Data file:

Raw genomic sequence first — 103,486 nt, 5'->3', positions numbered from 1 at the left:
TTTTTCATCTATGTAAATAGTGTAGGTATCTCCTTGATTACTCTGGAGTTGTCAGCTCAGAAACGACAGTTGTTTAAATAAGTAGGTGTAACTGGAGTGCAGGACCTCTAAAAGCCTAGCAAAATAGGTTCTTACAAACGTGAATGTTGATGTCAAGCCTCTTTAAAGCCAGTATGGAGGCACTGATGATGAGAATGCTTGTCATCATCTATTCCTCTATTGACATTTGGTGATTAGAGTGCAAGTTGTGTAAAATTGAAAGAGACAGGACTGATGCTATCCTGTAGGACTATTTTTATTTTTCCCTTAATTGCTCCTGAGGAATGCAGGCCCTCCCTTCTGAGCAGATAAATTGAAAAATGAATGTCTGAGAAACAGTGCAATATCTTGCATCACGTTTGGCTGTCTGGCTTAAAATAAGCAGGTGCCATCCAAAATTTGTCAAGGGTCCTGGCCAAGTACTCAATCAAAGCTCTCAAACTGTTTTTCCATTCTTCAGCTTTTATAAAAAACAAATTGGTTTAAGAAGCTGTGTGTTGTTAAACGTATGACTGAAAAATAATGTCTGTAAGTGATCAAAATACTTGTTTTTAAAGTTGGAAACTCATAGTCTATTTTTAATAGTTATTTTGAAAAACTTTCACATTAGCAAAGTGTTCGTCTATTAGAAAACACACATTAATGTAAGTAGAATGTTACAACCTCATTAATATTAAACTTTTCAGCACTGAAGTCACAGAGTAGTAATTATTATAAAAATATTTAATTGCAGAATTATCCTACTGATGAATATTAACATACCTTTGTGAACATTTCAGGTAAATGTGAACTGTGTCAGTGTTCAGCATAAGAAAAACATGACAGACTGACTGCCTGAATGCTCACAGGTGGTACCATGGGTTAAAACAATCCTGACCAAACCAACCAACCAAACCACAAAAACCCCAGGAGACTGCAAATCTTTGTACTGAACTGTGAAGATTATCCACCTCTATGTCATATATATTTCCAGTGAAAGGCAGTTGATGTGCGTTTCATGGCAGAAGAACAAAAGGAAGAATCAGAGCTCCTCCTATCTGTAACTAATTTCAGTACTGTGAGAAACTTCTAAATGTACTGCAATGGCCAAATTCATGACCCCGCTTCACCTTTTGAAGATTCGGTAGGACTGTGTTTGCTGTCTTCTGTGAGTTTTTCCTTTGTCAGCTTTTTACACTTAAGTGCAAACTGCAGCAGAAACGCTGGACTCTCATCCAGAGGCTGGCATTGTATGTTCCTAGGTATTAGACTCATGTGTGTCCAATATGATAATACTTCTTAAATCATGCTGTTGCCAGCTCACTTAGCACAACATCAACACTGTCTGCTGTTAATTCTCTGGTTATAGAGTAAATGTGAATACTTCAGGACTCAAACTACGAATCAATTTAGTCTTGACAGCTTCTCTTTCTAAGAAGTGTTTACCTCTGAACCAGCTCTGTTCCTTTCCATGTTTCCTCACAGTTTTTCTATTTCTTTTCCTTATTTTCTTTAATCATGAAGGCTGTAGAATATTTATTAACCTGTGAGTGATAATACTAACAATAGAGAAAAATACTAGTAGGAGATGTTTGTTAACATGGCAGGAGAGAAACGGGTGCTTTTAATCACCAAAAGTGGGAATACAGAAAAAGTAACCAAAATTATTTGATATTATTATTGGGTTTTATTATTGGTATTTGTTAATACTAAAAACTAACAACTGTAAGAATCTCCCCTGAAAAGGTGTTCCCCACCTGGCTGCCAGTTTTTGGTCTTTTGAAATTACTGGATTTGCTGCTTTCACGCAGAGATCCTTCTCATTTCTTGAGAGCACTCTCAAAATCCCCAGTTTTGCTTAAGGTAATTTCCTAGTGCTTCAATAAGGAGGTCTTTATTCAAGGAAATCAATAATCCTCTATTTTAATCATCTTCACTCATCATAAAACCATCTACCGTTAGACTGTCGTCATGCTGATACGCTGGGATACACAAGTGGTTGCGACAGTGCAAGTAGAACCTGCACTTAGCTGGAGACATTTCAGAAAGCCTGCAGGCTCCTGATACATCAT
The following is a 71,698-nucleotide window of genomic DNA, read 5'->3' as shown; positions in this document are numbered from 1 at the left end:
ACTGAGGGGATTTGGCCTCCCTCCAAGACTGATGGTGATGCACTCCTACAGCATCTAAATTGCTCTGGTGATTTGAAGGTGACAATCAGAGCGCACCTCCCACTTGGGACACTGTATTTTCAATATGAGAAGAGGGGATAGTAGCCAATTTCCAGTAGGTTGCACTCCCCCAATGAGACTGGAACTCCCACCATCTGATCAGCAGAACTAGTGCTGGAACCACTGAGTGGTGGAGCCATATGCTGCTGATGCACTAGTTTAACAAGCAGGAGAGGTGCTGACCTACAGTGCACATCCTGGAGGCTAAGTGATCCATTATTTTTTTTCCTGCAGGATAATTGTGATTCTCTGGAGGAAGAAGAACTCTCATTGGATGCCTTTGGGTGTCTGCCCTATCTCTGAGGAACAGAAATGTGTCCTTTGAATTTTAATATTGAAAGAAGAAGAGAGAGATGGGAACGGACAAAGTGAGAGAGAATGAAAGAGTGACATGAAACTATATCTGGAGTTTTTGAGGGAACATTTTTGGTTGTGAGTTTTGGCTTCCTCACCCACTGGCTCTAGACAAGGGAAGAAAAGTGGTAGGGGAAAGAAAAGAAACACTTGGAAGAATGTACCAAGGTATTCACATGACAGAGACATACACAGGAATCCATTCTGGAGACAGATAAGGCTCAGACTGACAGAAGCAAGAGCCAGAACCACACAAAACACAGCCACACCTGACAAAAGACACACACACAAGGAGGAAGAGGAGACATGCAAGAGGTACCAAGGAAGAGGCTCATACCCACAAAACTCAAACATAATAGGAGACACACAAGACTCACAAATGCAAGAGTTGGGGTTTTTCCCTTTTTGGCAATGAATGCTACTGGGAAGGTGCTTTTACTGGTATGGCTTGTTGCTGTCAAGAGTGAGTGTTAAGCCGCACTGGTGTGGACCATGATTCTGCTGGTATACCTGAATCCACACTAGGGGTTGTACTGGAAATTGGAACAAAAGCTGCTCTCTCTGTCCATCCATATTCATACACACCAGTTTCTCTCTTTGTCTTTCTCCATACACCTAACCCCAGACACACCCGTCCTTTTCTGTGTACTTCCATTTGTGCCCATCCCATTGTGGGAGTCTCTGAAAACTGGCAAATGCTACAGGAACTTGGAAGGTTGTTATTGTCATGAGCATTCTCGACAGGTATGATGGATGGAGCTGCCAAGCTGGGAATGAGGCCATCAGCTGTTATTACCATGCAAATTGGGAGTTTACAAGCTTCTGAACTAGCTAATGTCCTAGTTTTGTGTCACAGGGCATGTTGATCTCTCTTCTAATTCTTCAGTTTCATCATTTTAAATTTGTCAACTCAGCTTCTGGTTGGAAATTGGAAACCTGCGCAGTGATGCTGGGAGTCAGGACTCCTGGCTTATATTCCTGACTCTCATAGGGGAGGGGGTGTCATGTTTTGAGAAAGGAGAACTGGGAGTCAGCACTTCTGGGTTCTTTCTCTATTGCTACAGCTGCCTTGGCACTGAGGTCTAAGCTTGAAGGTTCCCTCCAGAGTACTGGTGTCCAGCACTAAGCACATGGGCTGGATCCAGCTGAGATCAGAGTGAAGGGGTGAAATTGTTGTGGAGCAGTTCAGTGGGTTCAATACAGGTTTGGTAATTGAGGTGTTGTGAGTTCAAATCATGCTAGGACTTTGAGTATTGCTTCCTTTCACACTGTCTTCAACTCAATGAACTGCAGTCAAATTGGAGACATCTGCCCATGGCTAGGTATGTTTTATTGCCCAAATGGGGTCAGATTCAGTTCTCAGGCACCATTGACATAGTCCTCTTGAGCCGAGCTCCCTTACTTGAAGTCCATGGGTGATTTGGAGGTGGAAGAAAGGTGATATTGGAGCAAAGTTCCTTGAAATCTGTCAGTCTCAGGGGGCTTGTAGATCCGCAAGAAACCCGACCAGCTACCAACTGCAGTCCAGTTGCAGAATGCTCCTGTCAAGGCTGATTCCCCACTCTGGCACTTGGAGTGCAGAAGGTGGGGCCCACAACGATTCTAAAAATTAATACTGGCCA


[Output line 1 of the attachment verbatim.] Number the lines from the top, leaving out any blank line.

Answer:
Raw genomic sequence first — 103,486 nt, 5'->3', positions numbered from 1 at the left: